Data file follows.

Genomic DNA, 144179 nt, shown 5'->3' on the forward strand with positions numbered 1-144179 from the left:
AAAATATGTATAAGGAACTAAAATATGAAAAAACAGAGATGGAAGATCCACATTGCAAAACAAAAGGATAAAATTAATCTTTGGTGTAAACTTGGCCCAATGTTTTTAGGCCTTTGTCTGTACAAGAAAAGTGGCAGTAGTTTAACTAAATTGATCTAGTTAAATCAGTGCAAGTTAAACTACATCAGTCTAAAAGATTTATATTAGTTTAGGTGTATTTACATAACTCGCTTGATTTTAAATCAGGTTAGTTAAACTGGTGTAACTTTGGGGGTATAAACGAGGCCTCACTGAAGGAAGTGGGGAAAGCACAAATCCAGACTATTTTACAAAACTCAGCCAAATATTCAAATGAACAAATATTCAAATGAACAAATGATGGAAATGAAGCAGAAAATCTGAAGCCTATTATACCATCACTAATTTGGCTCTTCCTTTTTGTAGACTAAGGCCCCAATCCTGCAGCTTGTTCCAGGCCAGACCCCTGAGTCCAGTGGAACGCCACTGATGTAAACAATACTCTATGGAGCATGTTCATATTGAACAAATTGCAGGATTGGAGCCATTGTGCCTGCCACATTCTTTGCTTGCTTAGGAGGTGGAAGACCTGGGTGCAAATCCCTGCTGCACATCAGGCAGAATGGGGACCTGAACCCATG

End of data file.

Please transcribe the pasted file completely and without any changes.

Genomic DNA, 144179 nt, shown 5'->3' on the forward strand with positions numbered 1-144179 from the left:
AAAATATGTATAAGGAACTAAAATATGAAAAAACAGAGATGGAAGATCCACATTGCAAAACAAAAGGATAAAATTAATCTTTGGTGTAAACTTGGCCCAATGTTTTTAGGCCTTTGTCTGTACAAGAAAAGTGGCAGTAGTTTAACTAAATTGATCTAGTTAAATCAGTGCAAGTTAAACTACATCAGTCTAAAAGATTTATATTAGTTTAGGTGTATTTACATAACTCGCTTGATTTTAAATCAGGTTAGTTAAACTGGTGTAACTTTGGGGGTATAAACGAGGCCTCACTGAAGGAAGTGGGGAAAGCACAAATCCAGACTATTTTACAAAACTCAGCCAAATATTCAAATGAACAAATATTCAAATGAACAAATGATGGAAATGAAGCAGAAAATCTGAAGCCTATTATACCATCACTAATTTGGCTCTTCCTTTTTGTAGACTAAGGCCCCAATCCTGCAGCTTGTTCCAGGCCAGACCCCTGAGTCCAGTGGAACGCCACTGATGTAAACAATACTCTATGGAGCATGTTCATATTGAACAAATTGCAGGATTGGAGCCATTGTGCCTGCCACATTCTTTGCTTGCTTAGGAGGTGGAAGACCTGGGTGCAAATCCCTGCTGCACATCAGGCAGAATGGGGACCTGAACCCATG